In your own language
The events of the past few weeks in the United States underscore the fact that it is transitioning from a polarized society to a confrontational one.
The first confrontation is between truth and mendacity.
The Republican National Convention was marked by a plethora of lies and fiction. One after another, speakers, mostly relatives and sycophants, praised Donald Trump in a manner more reminiscent of North Korea than the United States.
Trump himself again lied continuously throughout his acceptance speech as did his colleagues throughout the Convention. He had two objectives: first, to cast himself as the “saviour” of the United States despite his complete mismanagement of the COVID 19 pandemic, the economic chaos that it has created in addition to 180,000 deaths to date and current levels of racial violence; second, to define his Democrat opponent Joe Biden through outright fabrications to both his core followers as well as to undecided American voters.
The fact checkers had a field day, but outright falsehoods seem to have no effect on his base. Indeed, his popularity among his followers continues apace regardless of whatever egregious behaviour he demonstrates or what lies he tells.
The media, as always, spent most of its time focusing on Trump and his lies and, in a backhanded way, amplifying his message at Biden’s expense.
Like in 2016, this again is providing Trump with tens of millions of dollars’ worth of free publicity as media chase ratings and notoriety rather than report responsibly and in a balanced way.
Indeed, the media continues to play Trump’s game. The liberal media criticizes Trump for his constant attacks against them, yet they do not realize that they are not only enabling him at every turn, but also legitimizing his lies by constantly airing them. As Nazi propaganda chief Josef Goebbels often remarked, repeat a lie constantly and eventually it becomes a truth. And the media gladly provides Trump with such a bullhorn, all for free.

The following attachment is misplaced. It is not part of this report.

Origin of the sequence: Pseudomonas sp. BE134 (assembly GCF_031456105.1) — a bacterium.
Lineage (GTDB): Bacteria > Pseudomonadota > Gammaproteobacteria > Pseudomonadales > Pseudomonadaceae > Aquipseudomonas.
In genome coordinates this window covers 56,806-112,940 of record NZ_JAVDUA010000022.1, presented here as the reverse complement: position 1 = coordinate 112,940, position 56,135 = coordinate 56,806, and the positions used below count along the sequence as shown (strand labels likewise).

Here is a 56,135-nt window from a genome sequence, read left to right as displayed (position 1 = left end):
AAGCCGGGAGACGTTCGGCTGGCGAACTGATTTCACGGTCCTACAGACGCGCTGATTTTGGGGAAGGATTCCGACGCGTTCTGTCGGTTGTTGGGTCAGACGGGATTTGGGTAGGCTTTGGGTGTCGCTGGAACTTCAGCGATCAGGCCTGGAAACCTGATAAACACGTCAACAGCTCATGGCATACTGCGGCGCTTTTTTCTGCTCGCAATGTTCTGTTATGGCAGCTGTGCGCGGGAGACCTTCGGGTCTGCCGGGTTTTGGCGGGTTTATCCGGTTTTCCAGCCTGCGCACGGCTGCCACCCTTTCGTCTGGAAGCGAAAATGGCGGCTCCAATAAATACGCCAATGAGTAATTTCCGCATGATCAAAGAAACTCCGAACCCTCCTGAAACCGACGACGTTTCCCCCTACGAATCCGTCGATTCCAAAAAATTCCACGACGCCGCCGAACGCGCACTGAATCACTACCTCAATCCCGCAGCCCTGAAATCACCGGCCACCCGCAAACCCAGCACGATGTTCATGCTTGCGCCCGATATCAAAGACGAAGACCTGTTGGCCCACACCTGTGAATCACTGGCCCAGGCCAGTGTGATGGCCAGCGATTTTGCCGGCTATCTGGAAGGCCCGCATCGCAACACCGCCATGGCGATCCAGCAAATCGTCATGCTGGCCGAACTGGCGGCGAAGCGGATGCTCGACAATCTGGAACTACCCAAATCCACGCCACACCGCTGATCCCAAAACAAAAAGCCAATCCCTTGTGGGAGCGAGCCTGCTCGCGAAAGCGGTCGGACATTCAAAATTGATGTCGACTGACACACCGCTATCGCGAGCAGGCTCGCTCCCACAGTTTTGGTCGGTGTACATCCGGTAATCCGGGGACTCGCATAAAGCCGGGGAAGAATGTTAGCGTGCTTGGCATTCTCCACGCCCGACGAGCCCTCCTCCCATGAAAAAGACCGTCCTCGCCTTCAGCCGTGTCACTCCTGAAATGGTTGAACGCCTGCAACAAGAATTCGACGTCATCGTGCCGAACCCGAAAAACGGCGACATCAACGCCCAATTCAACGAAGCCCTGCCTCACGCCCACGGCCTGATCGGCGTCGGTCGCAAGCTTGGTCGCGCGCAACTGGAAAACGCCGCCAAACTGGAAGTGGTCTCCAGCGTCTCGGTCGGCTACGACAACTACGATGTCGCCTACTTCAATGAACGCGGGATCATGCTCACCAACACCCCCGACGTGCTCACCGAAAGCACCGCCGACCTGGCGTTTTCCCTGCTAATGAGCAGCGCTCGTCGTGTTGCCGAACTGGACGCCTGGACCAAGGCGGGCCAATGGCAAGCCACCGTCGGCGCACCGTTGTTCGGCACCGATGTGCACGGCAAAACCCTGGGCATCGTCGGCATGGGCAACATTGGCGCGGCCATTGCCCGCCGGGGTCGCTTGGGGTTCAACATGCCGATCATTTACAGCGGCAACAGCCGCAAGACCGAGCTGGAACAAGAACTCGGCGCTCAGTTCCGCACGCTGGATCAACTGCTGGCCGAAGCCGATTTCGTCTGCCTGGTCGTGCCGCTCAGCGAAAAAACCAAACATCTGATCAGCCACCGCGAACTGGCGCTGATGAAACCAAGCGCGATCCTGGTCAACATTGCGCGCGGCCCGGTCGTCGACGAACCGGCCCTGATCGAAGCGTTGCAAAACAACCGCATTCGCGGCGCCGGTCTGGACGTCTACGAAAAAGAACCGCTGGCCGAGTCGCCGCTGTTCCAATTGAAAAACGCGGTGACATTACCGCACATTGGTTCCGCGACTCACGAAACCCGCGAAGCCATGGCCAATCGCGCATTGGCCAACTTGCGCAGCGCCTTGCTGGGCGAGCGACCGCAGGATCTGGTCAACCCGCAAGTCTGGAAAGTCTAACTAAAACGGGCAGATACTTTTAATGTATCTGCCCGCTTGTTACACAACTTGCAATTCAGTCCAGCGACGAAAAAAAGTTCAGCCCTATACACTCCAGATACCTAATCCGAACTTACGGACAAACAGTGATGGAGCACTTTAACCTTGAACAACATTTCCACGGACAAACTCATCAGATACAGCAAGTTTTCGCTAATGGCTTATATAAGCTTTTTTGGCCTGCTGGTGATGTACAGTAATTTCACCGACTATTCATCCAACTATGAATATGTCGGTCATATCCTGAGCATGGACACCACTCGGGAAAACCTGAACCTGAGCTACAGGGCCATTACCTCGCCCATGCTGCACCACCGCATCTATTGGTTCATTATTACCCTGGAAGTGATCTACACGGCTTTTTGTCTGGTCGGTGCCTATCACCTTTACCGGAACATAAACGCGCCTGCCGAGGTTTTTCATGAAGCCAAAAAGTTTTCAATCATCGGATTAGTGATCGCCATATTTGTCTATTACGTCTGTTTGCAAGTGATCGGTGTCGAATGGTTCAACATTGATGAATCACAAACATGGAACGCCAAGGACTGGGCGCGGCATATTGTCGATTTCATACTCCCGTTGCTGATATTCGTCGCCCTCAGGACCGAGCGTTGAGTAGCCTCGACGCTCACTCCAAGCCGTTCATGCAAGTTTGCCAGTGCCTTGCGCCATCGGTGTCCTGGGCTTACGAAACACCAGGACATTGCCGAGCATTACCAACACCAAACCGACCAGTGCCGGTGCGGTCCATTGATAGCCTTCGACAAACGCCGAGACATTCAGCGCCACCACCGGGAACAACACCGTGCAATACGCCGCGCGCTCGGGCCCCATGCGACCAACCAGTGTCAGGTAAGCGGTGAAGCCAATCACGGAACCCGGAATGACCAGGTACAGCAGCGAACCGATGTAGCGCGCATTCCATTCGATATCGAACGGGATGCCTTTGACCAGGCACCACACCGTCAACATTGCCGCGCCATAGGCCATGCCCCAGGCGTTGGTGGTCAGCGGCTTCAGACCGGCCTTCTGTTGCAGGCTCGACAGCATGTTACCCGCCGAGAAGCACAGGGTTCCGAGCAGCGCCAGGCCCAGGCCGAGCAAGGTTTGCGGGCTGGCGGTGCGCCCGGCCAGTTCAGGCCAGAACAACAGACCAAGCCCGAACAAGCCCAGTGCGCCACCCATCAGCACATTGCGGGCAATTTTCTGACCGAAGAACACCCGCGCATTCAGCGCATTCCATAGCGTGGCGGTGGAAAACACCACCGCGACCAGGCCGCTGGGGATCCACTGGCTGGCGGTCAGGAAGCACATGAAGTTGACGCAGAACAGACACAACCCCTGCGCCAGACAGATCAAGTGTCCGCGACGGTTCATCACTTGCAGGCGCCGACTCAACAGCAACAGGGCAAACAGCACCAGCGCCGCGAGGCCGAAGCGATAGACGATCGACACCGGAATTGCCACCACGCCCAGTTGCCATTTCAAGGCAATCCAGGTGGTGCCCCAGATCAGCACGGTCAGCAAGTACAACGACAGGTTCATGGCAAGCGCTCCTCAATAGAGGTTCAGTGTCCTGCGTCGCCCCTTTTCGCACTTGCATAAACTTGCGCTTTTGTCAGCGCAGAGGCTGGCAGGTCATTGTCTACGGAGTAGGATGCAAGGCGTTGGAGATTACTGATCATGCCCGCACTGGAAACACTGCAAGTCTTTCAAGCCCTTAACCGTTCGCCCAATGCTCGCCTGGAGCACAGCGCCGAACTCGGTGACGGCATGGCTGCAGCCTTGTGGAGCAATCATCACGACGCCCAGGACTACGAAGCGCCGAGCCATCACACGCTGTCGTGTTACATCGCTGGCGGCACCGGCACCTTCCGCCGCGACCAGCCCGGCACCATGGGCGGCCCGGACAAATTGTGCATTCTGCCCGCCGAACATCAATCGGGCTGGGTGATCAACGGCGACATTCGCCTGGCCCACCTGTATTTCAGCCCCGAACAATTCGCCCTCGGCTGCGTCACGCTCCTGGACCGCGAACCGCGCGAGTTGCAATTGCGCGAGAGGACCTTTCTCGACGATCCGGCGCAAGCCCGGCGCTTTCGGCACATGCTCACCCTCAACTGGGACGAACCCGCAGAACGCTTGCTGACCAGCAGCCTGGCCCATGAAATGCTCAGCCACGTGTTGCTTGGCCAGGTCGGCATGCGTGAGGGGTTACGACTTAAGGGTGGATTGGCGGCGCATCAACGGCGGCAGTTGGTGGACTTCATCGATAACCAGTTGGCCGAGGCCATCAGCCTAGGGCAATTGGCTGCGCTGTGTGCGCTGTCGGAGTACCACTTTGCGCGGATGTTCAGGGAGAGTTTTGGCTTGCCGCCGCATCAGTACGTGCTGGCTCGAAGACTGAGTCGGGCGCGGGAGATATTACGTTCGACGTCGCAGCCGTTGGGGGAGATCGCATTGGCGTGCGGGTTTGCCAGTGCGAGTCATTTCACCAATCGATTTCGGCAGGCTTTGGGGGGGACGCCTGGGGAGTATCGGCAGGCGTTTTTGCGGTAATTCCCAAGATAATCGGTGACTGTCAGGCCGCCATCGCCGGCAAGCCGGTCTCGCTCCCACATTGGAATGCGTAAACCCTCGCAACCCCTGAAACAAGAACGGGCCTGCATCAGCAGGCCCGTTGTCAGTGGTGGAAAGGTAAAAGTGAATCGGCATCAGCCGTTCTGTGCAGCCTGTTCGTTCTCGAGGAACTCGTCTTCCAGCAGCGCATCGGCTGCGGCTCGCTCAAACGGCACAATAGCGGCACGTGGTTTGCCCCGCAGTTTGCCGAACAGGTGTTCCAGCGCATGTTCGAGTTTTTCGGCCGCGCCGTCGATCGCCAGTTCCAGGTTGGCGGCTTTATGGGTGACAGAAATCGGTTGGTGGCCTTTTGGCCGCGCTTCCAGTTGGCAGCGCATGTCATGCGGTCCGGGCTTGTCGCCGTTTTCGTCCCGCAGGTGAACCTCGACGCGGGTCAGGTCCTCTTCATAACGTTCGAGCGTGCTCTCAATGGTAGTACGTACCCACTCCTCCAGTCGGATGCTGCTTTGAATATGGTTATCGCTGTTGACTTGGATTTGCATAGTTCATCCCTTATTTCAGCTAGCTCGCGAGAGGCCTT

The second confrontation is between extremists on both sides of the political spectrum.
The killing of an unarmed black man, George Floyd, unleashed protests across the United States. Trump and his followers have cast these protests as being a violent attempt by black groups and Biden supporters to destroy public property in an attempt to sow fear among white voters, especially women living in the suburbs whose votes he needs to win in November.
The recent shooting of Jacob Blake in Kenosha, Wisconsin, by a white policeman led to further rioting as crowds protested once again against the unchecked brutality by white police officers against black victims.
Two days later, a 17-year-old white supremacist Trump supporter crossed state lines to Kenosha and killed two people and wounded one. Police ignored him as he walked away holding his rifle prominently and actually stopping to speak with police on the scene. Indeed, the FBI has identified white supremacist hate groups as a major threat to U.S. security, and these groups reportedly have infiltrated many police and public security organizations.
The shooter is now claiming self-defence and has begun to rally support from Trump supporters, including FOX News.
Throughout, Trump has refused to mention attacks by police on black victims, preferring to focus on “law and order” and paint Biden and Democrats as responsible for the violence.
The irony is that all of these violent confrontations have taken place during Trump’s presidency. Trump’s violent tweets and messages, as well as his decision to ignore white supremacists’ violence, have led directly to this new reality.
Unfortunately, this irony is lost among Trump’s supporters and some in the media.
Edición: Ana Ordaz